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Community and Q&A

Air-source heat pump vs. AC/furnace

ctkanes | Posted in Mechanicals on

I am contemplating some different HVAC options in Connecticut (zone 5). I currently have an 80% efficiency Carrier Infinity NG furnace (8 years old) that can be paired with a Carrier Greenspeed heat pump. I can do that for $11,400 before incentives, or replace my existing and dying 10 SEER AC unit with a new 16 SEER for $8,000.

I can also pair a new AC unit with a high efficiency gas furnace, ranging from $15,000 for Performance level or basic Infinity equipment to $18,400 for equipment with Greenspeed technology. Our current equipment is 5-ton, and our home is 3,500 square feet. We’ve tightened the envelope and insulated up to R-49.

We are in this home to stay, so we can wait for payback to occur. I just don’t know costly it will be to heat our home using an air source heat pump, or how much we’d save going with a higher efficiency gas furnace over keeping what we currently have. Does anyone have any thoughts or suggestions?
Thank you!

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  1. user-968787 | | #1

    In order to calculate any kind of payback or pros / cons analysis you should probably get a heat load calculation completed.

    Heat loss link

  2. rocket190 | | #2

    Good lord those prices seem high unless you need extensive reworking of your ducts and plenum. Have you gotten any other quotes?

  3. ctkanes | | #3

    Darryl, we had an operating cost estimate done, which included heating and cooling requirements for our home. I wasn't satisfied, however, as this estimate has us using 1,804 therms for heating, when our historical data has us using around 900 therms per year. If the estimate is off by this much, then the heat pump makes sense, as we'd use fewer kWh than if we needed twice as much energy for heating.

    Rick, we've actually had 4 different quotes, and the ones above are the lowest. Cost includes the fabrication of fittings to connect with the plenum and ducts and setting up a crushed stone pad outside for new heat pump/AC condenser. Wires must also be run for the thermostat for any Greenspeed technology that is installed. No major reworking is necessary. The highest prices include the cost of removing the old furnace and putting in high efficiency furnace and AC, as well as venting directly outside. Perhaps labor costs are higher than your state, this being CT (one of the most expensive states for labor)?

  4. GBA Editor
    Martin Holladay | | #4

    It usually costs less to heat a home with natural gas than it does with an air-source heat pump.

    It will probably cost less to cool your home in the summer with a few ductless minisplit units than to adopt any of the approaches suggested by your contractors.

    Most contractors don't know how to perform an accurate heating load or cooling load calculation, and therefore end up specifying oversized equipment. You may want to hire a good energy consultant to perform accurate heating load and cooling load calculations.

  5. user-945061 | | #5

    Without knowing your rates for natural gas and electricity, I can't really say for certain, but the answer is probably that it's not worth installing a heat pump. I would guess the point at which the heat pump operates at the same cost as the furnace is between a COP of 4.5-5. The GreenSpeed will hit this at somewhere over 50F, which means that it could (economically) cover only a small part of your heating demand.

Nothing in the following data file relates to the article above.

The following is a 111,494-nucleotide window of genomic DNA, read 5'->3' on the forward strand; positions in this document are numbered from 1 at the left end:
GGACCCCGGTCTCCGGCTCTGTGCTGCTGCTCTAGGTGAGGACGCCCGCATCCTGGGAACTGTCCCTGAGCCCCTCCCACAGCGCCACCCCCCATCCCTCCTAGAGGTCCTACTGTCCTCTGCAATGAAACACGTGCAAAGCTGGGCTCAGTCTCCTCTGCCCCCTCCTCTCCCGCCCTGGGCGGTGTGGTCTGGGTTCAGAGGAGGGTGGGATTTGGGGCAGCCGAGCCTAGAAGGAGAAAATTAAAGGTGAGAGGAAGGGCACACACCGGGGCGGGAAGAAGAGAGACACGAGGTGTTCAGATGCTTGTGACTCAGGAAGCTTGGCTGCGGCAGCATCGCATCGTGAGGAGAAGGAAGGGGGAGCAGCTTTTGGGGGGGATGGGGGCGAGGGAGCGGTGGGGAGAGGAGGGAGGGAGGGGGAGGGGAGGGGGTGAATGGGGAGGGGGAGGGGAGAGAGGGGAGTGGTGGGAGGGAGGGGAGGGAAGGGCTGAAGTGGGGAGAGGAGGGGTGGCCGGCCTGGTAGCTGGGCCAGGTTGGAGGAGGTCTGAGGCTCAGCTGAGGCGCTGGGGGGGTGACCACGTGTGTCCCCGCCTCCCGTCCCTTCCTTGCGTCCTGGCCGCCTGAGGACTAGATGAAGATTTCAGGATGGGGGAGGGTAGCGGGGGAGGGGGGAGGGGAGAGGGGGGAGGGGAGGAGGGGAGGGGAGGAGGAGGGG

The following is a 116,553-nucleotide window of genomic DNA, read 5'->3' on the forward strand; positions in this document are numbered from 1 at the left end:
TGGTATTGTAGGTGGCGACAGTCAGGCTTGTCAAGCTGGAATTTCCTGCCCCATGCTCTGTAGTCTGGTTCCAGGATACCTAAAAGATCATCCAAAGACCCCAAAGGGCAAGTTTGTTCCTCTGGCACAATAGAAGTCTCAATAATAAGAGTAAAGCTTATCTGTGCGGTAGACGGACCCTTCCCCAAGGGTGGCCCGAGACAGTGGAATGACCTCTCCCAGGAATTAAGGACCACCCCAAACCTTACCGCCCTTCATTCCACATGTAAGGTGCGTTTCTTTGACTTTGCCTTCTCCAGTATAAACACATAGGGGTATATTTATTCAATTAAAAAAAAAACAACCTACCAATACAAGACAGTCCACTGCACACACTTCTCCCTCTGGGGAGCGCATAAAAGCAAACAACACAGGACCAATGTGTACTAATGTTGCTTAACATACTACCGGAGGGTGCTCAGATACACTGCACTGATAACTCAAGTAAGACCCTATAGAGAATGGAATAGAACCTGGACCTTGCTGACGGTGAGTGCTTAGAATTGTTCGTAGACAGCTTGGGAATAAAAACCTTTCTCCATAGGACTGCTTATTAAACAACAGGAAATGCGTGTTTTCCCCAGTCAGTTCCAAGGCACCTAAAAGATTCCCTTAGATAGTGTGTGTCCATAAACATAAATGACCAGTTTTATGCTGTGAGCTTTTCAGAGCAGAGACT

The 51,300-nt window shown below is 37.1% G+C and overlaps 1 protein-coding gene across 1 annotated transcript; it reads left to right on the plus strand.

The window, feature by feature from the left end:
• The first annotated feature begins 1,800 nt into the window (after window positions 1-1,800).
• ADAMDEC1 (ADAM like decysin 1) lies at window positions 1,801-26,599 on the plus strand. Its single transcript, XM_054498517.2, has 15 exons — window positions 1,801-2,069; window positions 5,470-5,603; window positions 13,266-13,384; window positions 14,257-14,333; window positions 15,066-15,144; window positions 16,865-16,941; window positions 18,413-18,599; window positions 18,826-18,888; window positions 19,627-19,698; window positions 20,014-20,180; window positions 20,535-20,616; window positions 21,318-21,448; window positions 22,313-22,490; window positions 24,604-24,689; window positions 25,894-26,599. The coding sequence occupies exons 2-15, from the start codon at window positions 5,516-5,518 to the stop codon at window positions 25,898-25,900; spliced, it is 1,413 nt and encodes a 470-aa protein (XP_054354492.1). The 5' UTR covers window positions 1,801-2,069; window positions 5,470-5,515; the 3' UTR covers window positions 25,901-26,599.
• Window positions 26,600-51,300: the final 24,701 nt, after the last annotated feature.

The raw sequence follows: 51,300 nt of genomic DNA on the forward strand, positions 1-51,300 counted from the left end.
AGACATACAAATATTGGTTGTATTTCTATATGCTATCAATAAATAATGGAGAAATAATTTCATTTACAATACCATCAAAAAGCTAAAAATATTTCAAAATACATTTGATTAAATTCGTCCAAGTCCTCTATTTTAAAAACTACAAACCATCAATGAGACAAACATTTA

Heat pumps look really good when we use site energy as a metric for savings, so consequently there's a lot of confusion about when to install them. The GreenSpeed is >300% efficient, and your furnace might be 98% efficient, yet the furnace will be less expensive to operate, owing to the low cost of gas and the high cost of electricity.

  6. Expert Member
    Dana Dorsett | | #6

    The R49 attic is good, but how good is the insulation elsewhere (including the foundation), and what type of windows?

    A typical IRC 2012 code-min 3500' house in CT will have a heat load above the output of a 3 ton (IIRC the biggest in the series) GreenSpeed at typical CT outside design temps, which means you would be using significant amounts of auxilliary power when it's cold out. If your house is significantly better than code, it might cut it. But you really need a careful heat load calculation using Manual-J methods, or at the very least a fuel-use against heating degree-day data of what it takes to heat the house with your current system. If you have a recent couple of months gas bills with the EXACT meter reading dates and fuel use during those intervals, with a ZIP code we can look up the weather data for the period on, and work backwards from the fuel use to put an upper bound on the heat load at your 99% outside design temp. (That's simple enough to do in a web forum like this.) Short of that, hire an energy nerd to run the load calculations- somebody who has nothing to sell you other than the accuracy of their numbers, since typical HVAC contractor calculations are all over the place, as Martin has noted.

    Residential rate electricity in CT is among the highest in the lower 48, but if you have access to the sun and favorable roof angles you can beat the utility rates with rooftop solar by about half (on a lifecycle basis, including the financing costs), in which case a modulating ducted heat pump like the GreenSpeed may eventually "pay back". But at grid-retail rates in 2015 for both electricity & gas in CT gas will have a somewhat lower operating cost.

    Odds are pretty good that the 5 ton AC system is at least 1.5x oversized for your actual cooling load, and a 3- ton GreenSpeed would almost certainly cover it.

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